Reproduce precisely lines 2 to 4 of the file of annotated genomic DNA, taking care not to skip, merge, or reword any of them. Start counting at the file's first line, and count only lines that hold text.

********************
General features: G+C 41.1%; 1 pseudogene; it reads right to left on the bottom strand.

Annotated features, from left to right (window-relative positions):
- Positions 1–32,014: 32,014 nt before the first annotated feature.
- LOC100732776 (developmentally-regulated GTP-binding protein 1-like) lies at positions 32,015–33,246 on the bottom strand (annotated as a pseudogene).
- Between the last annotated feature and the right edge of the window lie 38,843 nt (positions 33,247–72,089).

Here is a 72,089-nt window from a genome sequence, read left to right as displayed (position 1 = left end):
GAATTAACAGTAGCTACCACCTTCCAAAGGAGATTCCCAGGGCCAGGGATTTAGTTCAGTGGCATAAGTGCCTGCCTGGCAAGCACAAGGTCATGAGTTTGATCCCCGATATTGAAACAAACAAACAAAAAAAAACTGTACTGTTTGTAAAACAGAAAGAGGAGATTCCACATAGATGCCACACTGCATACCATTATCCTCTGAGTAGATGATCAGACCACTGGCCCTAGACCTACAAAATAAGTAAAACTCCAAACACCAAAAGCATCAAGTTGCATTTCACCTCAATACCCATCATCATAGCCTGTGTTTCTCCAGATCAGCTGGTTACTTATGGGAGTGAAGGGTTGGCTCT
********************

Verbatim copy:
Annotated features, from left to right (window-relative positions):
- Positions 1–32,014: 32,014 nt before the first annotated feature.
- LOC100732776 (developmentally-regulated GTP-binding protein 1-like) lies at positions 32,015–33,246 on the bottom strand (annotated as a pseudogene).